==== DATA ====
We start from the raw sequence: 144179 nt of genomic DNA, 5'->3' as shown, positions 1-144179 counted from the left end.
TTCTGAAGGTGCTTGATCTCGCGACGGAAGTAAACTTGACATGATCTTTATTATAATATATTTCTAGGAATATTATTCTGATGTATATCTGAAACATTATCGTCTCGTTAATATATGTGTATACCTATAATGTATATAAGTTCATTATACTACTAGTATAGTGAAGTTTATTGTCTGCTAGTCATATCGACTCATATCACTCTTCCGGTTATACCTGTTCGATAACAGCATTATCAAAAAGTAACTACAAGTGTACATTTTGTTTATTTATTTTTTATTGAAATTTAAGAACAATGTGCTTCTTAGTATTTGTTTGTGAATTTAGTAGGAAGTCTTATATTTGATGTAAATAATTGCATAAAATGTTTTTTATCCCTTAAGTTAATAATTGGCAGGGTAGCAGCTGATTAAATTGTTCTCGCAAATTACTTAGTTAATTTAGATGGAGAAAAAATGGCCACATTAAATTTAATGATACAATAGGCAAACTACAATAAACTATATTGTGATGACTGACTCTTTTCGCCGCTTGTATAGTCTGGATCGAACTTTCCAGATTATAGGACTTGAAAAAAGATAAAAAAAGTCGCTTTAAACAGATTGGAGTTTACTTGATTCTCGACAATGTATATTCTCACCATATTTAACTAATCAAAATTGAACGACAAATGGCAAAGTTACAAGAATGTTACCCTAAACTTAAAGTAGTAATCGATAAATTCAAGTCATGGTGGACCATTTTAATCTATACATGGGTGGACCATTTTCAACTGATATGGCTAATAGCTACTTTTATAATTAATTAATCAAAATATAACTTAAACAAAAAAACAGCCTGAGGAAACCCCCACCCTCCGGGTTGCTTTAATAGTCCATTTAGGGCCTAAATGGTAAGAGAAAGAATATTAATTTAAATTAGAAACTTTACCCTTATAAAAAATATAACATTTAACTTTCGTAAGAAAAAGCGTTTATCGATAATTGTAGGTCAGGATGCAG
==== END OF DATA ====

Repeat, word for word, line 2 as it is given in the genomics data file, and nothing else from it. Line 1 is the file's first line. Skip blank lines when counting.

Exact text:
TTCTGAAGGTGCTTGATCTCGCGACGGAAGTAAACTTGACATGATCTTTATTATAATATATTTCTAGGAATATTATTCTGATGTATATCTGAAACATTATCGTCTCGTTAATATATGTGTATACCTATAATGTATATAAGTTCATTATACTACTAGTATAGTGAAGTTTATTGTCTGCTAGTCATATCGACTCATATCACTCTTCCGGTTATACCTGTTCGATAACAGCATTATCAAAAAGTAACTACAAGTGTACATTTTGTTTATTTATTTTTTATTGAAATTTAAGAACAATGTGCTTCTTAGTATTTGTTTGTGAATTTAGTAGGAAGTCTTATATTTGATGTAAATAATTGCATAAAATGTTTTTTATCCCTTAAGTTAATAATTGGCAGGGTAGCAGCTGATTAAATTGTTCTCGCAAATTACTTAGTTAATTTAGATGGAGAAAAAATGGCCACATTAAATTTAATGATACAATAGGCAAACTACAATAAACTATATTGTGATGACTGACTCTTTTCGCCGCTTGTATAGTCTGGATCGAACTTTCCAGATTATAGGACTTGAAAAAAGATAAAAAAAGTCGCTTTAAACAGATTGGAGTTTACTTGATTCTCGACAATGTATATTCTCACCATATTTAACTAATCAAAATTGAACGACAAATGGCAAAGTTACAAGAATGTTACCCTAAACTTAAAGTAGTAATCGATAAATTCAAGTCATGGTGGACCATTTTAATCTATACATGGGTGGACCATTTTCAACTGATATGGCTAATAGCTACTTTTATAATTAATTAATCAAAATATAACTTAAACAAAAAAACAGCCTGAGGAAACCCCCACCCTCCGGGTTGCTTTAATAGTCCATTTAGGGCCTAAATGGTAAGAGAAAGAATATTAATTTAAATTAGAAACTTTACCCTTATAAAAAATATAACATTTAACTTTCGTAAGAAAAAGCGTTTATCGATAATTGTAGGTCAGGATGCAG